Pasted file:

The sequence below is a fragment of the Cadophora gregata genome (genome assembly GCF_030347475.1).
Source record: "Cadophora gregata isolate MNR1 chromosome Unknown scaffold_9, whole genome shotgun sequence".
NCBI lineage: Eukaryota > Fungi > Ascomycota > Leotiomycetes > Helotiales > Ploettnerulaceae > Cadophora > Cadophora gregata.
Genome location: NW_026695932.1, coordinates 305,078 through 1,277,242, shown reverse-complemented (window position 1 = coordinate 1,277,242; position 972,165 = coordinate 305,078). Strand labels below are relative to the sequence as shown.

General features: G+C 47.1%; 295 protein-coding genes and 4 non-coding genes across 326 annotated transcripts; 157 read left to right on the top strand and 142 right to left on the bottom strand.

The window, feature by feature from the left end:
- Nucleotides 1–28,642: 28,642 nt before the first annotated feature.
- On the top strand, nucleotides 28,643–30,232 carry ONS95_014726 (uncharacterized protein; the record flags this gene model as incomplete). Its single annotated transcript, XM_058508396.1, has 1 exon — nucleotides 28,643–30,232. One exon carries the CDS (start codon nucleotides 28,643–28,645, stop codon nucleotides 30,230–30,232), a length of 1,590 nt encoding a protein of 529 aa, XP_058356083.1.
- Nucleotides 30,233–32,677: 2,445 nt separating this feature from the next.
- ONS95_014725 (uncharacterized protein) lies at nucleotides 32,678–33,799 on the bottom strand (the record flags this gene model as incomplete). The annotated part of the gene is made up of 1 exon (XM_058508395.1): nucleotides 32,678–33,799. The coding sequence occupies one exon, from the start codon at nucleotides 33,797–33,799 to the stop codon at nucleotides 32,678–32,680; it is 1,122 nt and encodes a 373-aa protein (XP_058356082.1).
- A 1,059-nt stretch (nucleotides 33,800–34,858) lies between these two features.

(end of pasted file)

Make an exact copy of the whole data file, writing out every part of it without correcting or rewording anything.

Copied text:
The sequence below is a fragment of the Cadophora gregata genome (genome assembly GCF_030347475.1).
Source record: "Cadophora gregata isolate MNR1 chromosome Unknown scaffold_9, whole genome shotgun sequence".
NCBI lineage: Eukaryota > Fungi > Ascomycota > Leotiomycetes > Helotiales > Ploettnerulaceae > Cadophora > Cadophora gregata.
Genome location: NW_026695932.1, coordinates 305,078 through 1,277,242, shown reverse-complemented (window position 1 = coordinate 1,277,242; position 972,165 = coordinate 305,078). Strand labels below are relative to the sequence as shown.

General features: G+C 47.1%; 295 protein-coding genes and 4 non-coding genes across 326 annotated transcripts; 157 read left to right on the top strand and 142 right to left on the bottom strand.

The window, feature by feature from the left end:
- Nucleotides 1–28,642: 28,642 nt before the first annotated feature.
- On the top strand, nucleotides 28,643–30,232 carry ONS95_014726 (uncharacterized protein; the record flags this gene model as incomplete). Its single annotated transcript, XM_058508396.1, has 1 exon — nucleotides 28,643–30,232. One exon carries the CDS (start codon nucleotides 28,643–28,645, stop codon nucleotides 30,230–30,232), a length of 1,590 nt encoding a protein of 529 aa, XP_058356083.1.
- Nucleotides 30,233–32,677: 2,445 nt separating this feature from the next.
- ONS95_014725 (uncharacterized protein) lies at nucleotides 32,678–33,799 on the bottom strand (the record flags this gene model as incomplete). The annotated part of the gene is made up of 1 exon (XM_058508395.1): nucleotides 32,678–33,799. The coding sequence occupies one exon, from the start codon at nucleotides 33,797–33,799 to the stop codon at nucleotides 32,678–32,680; it is 1,122 nt and encodes a 373-aa protein (XP_058356082.1).
- A 1,059-nt stretch (nucleotides 33,800–34,858) lies between these two features.